That formula makes a lot of assumptions, and I suspect the 100,000 constant value is just a 'fudge factor' to get a somewhat accurate answer. It is based on the fact that mechanical power = torque * rpm, and most DC motors have a performance curve that looks like this:-
Maximum power output occurs at 50% of both rpm and torque (which may explain the redundant /2 terms in your formula). This applies to any normal permanent magnet DC motor, large or small - good or bad.
At maximum theoretical output the motor is slightly less than 50% efficient. A high quality motor will generally have high peak efficiency, so it may not be designed to be run at such low efficiency (and high dissipation) because it doesn't need to. Without knowing the design operating point you can't accurately calculate the motor's input power rating.
However small 'toy' motors are usually made from poorer quality materials, so their maximum efficiency is usually not much better than 50%. Therefore they usually are designed to run at close to maximum theoretical output, and dissipate ~50% of the input power continuously (or at least for the short time the motor is expected to be used for).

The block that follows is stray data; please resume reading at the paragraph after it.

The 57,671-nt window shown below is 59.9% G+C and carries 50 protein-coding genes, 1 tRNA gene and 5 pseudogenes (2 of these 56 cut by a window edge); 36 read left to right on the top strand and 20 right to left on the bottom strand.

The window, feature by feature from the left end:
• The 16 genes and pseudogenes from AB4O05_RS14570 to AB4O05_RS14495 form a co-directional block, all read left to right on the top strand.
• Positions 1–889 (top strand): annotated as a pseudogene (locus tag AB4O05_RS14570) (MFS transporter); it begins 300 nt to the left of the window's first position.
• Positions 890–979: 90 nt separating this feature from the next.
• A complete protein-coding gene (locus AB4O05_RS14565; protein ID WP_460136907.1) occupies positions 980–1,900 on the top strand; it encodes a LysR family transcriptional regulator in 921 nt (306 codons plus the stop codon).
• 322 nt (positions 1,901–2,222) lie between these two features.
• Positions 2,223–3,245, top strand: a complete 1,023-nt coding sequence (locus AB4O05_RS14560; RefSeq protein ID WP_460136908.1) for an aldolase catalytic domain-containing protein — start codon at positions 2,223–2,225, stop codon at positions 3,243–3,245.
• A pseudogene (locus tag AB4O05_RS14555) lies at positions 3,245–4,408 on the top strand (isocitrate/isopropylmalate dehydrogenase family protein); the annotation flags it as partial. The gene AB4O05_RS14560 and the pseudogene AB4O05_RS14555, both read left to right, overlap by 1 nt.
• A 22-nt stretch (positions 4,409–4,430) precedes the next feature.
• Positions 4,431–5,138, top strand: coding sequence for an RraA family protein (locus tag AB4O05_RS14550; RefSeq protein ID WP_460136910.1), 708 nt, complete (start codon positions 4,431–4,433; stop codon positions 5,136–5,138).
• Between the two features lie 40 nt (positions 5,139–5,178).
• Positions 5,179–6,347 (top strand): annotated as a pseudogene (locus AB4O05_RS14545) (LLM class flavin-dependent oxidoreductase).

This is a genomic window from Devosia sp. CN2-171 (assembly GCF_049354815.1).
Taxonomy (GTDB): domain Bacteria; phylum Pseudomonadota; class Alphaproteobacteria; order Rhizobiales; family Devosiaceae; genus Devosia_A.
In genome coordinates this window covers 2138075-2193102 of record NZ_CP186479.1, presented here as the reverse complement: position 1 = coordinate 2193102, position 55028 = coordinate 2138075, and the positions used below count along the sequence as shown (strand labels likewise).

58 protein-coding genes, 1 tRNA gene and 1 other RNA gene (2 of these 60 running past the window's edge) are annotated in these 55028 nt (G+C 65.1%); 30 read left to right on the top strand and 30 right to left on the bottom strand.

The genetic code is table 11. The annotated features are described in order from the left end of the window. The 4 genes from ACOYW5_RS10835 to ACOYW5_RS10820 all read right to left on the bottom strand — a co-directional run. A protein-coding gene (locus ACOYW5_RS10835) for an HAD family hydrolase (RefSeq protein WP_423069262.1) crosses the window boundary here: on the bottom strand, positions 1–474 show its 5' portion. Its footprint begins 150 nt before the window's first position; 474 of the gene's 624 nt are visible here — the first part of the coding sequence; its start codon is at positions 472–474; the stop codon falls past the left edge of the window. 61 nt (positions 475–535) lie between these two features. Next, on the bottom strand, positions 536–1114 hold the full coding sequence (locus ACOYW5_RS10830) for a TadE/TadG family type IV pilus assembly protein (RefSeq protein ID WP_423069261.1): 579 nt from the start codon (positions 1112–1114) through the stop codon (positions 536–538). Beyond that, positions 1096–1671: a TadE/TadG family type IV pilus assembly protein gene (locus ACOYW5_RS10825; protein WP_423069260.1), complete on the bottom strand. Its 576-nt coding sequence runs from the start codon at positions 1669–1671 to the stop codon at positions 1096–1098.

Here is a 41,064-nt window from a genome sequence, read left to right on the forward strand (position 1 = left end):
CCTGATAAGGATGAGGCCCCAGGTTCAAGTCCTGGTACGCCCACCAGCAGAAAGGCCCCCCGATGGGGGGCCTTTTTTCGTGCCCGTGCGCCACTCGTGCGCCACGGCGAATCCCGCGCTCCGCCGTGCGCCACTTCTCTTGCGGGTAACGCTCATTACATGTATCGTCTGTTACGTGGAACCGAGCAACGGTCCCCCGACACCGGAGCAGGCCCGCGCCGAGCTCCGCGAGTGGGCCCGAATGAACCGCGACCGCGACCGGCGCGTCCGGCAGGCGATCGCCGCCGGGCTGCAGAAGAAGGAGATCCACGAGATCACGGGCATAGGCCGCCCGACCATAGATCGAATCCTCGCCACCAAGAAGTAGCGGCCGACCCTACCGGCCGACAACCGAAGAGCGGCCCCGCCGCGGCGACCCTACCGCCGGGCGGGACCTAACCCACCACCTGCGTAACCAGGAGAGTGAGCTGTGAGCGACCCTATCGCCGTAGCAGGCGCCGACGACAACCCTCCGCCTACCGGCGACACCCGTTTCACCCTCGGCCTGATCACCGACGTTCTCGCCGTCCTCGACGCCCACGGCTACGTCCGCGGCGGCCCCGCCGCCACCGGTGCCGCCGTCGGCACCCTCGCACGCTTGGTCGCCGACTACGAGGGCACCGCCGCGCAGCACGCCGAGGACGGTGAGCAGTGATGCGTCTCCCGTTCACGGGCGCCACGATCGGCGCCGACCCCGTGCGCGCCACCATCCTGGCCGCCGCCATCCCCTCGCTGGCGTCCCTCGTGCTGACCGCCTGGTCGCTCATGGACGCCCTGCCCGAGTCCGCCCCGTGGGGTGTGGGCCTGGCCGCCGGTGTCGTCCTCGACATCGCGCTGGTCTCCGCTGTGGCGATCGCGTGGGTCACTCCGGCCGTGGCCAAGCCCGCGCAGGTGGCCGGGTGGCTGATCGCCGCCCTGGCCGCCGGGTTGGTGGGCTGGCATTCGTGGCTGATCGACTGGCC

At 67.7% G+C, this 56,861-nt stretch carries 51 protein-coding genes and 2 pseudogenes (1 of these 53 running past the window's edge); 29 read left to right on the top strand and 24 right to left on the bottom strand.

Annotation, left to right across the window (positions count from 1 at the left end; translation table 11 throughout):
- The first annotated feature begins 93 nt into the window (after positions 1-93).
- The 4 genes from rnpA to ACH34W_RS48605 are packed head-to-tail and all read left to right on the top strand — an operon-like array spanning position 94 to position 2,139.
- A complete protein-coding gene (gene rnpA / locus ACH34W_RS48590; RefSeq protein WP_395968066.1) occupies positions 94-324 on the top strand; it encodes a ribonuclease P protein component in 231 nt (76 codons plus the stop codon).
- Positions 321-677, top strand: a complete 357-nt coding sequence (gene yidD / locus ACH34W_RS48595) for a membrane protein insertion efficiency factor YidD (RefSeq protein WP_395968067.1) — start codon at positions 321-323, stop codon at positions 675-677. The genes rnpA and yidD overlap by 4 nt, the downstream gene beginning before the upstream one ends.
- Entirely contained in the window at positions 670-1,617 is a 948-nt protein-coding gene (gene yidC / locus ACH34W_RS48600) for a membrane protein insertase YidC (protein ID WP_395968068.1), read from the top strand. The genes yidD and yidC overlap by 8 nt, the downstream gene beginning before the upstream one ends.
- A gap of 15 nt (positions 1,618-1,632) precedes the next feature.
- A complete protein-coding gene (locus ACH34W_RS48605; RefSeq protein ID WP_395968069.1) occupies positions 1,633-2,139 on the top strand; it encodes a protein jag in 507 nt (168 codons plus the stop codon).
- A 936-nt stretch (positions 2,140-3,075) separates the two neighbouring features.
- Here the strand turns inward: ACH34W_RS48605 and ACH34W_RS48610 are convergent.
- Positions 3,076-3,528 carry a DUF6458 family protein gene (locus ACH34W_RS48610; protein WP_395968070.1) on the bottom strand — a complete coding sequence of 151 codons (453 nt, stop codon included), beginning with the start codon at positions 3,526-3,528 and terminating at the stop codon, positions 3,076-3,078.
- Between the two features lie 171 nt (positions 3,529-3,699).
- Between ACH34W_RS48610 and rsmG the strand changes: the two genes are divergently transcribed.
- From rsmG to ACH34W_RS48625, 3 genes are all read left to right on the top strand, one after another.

Since rpm * torque tells you the power output, and at 50% efficiency the motor will be drawing twice as much power as it produces, all you need is the right 'fudge factor' to get the input power rating. However whether the particular constant used in your formula is appropriate is another matter. I suggest only using it as a rough guide, and do your own tests to see how much power your motor can handle in your application.
These motors normally draw only 0.15 Amps. I cannot see them pulling 9
9W is 0.75A at 12V. A motor that 'normally' only draws 0.15 Amps may draw 5 times that at maximum power. For example the Mabuchi FK180SH-14180 draws 0.07A no-load and 1.7A stalled, so it should draw ~0.85A at maximum output.